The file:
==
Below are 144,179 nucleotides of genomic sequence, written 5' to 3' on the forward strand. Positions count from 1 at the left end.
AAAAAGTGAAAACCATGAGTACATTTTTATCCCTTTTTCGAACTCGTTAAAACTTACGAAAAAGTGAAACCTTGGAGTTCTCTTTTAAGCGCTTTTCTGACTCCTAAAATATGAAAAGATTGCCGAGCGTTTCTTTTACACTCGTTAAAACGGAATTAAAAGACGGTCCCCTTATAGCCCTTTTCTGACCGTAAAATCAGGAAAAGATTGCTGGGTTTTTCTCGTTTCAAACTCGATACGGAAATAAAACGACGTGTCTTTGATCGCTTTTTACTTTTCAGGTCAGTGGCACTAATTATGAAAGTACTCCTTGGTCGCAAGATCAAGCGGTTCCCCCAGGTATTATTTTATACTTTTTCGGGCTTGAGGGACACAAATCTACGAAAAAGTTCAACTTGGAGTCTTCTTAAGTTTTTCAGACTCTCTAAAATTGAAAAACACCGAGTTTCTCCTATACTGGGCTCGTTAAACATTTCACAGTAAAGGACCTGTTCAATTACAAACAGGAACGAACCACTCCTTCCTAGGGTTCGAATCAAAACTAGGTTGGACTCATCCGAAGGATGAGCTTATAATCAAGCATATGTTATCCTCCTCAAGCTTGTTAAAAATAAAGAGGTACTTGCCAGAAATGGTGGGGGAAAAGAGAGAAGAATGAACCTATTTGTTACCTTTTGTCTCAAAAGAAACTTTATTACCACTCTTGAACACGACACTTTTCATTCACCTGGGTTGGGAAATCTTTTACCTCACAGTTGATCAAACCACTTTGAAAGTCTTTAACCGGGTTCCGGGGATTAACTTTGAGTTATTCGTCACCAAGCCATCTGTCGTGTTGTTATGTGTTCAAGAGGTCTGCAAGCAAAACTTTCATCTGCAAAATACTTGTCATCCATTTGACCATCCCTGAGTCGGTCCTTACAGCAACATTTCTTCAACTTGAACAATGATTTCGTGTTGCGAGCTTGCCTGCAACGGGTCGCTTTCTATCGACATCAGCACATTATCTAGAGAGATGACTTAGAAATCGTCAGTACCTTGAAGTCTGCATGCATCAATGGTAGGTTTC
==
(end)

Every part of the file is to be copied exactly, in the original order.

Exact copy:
Below are 144,179 nucleotides of genomic sequence, written 5' to 3' on the forward strand. Positions count from 1 at the left end.
AAAAAGTGAAAACCATGAGTACATTTTTATCCCTTTTTCGAACTCGTTAAAACTTACGAAAAAGTGAAACCTTGGAGTTCTCTTTTAAGCGCTTTTCTGACTCCTAAAATATGAAAAGATTGCCGAGCGTTTCTTTTACACTCGTTAAAACGGAATTAAAAGACGGTCCCCTTATAGCCCTTTTCTGACCGTAAAATCAGGAAAAGATTGCTGGGTTTTTCTCGTTTCAAACTCGATACGGAAATAAAACGACGTGTCTTTGATCGCTTTTTACTTTTCAGGTCAGTGGCACTAATTATGAAAGTACTCCTTGGTCGCAAGATCAAGCGGTTCCCCCAGGTATTATTTTATACTTTTTCGGGCTTGAGGGACACAAATCTACGAAAAAGTTCAACTTGGAGTCTTCTTAAGTTTTTCAGACTCTCTAAAATTGAAAAACACCGAGTTTCTCCTATACTGGGCTCGTTAAACATTTCACAGTAAAGGACCTGTTCAATTACAAACAGGAACGAACCACTCCTTCCTAGGGTTCGAATCAAAACTAGGTTGGACTCATCCGAAGGATGAGCTTATAATCAAGCATATGTTATCCTCCTCAAGCTTGTTAAAAATAAAGAGGTACTTGCCAGAAATGGTGGGGGAAAAGAGAGAAGAATGAACCTATTTGTTACCTTTTGTCTCAAAAGAAACTTTATTACCACTCTTGAACACGACACTTTTCATTCACCTGGGTTGGGAAATCTTTTACCTCACAGTTGATCAAACCACTTTGAAAGTCTTTAACCGGGTTCCGGGGATTAACTTTGAGTTATTCGTCACCAAGCCATCTGTCGTGTTGTTATGTGTTCAAGAGGTCTGCAAGCAAAACTTTCATCTGCAAAATACTTGTCATCCATTTGACCATCCCTGAGTCGGTCCTTACAGCAACATTTCTTCAACTTGAACAATGATTTCGTGTTGCGAGCTTGCCTGCAACGGGTCGCTTTCTATCGACATCAGCACATTATCTAGAGAGATGACTTAGAAATCGTCAGTACCTTGAAGTCTGCATGCATCAATGGTAGGTTTC